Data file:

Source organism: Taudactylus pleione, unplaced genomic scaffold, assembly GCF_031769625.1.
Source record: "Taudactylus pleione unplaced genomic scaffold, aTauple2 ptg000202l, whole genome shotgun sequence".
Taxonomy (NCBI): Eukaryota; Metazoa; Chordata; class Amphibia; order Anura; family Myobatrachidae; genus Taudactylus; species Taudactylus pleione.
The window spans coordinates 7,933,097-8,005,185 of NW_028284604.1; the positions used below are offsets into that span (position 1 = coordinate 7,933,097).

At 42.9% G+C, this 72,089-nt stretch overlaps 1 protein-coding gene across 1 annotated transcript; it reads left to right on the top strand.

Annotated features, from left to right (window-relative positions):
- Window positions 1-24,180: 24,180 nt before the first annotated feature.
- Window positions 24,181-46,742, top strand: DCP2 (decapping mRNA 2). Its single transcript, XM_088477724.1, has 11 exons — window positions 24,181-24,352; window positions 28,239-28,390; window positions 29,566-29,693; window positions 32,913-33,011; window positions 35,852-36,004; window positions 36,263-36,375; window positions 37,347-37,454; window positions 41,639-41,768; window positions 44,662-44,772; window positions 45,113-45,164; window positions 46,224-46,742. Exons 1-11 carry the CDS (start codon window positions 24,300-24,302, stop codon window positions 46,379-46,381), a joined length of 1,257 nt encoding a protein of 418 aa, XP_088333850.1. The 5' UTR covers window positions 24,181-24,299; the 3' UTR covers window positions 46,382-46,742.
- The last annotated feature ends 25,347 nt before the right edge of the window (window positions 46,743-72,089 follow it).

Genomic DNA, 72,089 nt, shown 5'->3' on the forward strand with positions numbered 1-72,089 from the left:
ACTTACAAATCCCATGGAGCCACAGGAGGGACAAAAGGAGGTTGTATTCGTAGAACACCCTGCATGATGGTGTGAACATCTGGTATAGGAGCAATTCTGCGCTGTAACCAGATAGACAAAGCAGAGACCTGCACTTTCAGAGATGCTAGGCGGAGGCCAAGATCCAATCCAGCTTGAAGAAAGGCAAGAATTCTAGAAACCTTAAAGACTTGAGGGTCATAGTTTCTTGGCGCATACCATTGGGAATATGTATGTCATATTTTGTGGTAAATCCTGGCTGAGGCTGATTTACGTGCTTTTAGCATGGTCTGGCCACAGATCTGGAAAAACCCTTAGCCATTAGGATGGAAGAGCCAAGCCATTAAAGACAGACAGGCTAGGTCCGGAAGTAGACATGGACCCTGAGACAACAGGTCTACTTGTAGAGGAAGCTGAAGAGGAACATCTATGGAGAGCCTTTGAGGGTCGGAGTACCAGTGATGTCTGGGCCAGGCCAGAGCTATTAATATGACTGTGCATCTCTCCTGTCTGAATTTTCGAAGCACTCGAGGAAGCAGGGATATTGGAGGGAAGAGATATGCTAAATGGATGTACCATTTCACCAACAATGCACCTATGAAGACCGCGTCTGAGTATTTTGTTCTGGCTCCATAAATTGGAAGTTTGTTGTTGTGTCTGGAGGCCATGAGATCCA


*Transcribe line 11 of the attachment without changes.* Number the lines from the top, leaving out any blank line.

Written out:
ACTTACAAATCCCATGGAGCCACAGGAGGGACAAAAGGAGGTTGTATTCGTAGAACACCCTGCATGATGGTGTGAACATCTGGTATAGGAGCAATTCTGCGCTGTAACCAGATAGACAAAGCAGAGACCTGCACTTTCAGAGATGCTAGGCGGAGGCCAAGATCCAATCCAGCTTGAAGAAAGGCAAGAATTCTAGAAACCTTAAAGACTTGAGGGTCATAGTTTCTTGGCGCATACCATTGGGAATATGTATGTCATATTTTGTGGTAAATCCTGGCTGAGGCTGATTTACGTGCTTTTAGCATGGTCTGGCCACAGATCTGGAAAAACCCTTAGCCATTAGGATGGAAGAGCCAAGCCATTAAAGACAGACAGGCTAGGTCCGGAAGTAGACATGGACCCTGAGACAACAGGTCTACTTGTAGAGGAAGCTGAAGAGGAACATCTATGGAGAGCCTTTGAGGGTCGGAGTACCAGTGATGTCTGGGCCAGGCCAGAGCTATTAATATGACTGTGCATCTCTCCTGTCTGAATTTTCGAAGCACTCGAGGAAGCAGGGATATTGGAGGGAAGAGATATGCTAAATGGATGTACCATTTCACCAACAATGCACCTATGAAGACCGCGTCTGAGTATTTTGTTCTGGCTCCATAAATTGGAAGTTTGTTGTTGTGTCTGGAGGCCATGAGATCCA